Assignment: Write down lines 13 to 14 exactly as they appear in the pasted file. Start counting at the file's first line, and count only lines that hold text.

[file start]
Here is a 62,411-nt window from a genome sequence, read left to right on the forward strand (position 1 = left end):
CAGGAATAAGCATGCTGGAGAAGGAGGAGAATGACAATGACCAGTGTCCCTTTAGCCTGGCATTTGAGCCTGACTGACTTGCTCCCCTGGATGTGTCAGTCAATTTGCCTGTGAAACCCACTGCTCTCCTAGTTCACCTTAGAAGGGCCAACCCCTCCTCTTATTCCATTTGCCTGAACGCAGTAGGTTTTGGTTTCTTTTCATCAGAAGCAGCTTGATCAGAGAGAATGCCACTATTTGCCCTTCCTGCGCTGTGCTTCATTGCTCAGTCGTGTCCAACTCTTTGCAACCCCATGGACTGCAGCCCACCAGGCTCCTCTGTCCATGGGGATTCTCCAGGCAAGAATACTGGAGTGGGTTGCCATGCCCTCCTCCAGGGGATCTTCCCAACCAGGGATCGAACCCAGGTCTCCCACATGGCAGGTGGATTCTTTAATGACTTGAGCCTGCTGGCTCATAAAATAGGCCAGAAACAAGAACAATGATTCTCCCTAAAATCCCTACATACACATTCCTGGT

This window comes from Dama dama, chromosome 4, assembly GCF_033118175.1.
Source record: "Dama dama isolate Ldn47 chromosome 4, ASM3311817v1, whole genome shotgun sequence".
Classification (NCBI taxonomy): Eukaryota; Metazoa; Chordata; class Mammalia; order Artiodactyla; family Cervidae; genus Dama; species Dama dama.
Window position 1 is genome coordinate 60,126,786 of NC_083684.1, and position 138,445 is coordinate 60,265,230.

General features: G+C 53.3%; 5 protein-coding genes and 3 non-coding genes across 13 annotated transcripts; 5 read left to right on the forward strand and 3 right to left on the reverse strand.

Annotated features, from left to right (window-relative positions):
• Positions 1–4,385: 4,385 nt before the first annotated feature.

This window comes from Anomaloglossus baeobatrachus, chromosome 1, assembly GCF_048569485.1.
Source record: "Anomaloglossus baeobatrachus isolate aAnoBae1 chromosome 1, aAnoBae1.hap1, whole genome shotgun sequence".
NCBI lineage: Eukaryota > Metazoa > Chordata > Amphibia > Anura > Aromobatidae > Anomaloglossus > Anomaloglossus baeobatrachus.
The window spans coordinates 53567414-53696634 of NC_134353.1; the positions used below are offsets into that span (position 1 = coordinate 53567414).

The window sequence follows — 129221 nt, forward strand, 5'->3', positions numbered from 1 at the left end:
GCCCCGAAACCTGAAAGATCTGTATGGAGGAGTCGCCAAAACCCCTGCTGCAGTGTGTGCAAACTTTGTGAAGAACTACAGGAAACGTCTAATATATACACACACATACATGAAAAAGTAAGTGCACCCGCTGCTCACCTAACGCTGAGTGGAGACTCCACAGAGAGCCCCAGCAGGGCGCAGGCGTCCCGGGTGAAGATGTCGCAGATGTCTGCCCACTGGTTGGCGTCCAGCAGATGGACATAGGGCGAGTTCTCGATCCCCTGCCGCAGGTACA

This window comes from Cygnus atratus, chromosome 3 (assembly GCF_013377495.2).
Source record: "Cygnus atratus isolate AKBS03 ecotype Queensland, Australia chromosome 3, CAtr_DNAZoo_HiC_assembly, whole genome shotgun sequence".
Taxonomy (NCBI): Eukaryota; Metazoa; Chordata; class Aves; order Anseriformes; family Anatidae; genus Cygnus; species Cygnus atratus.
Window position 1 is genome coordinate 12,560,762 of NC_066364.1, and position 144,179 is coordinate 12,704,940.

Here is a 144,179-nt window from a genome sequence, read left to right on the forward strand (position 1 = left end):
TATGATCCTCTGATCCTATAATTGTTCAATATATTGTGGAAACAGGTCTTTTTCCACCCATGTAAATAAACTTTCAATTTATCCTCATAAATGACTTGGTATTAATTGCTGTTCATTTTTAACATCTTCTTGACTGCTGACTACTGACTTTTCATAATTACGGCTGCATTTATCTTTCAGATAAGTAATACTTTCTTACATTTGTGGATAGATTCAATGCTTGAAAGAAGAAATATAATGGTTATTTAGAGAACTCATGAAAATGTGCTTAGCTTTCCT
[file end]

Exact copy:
The window spans coordinates 53567414-53696634 of NC_134353.1; the positions used below are offsets into that span (position 1 = coordinate 53567414).

The window sequence follows — 129221 nt, forward strand, 5'->3', positions numbered from 1 at the left end: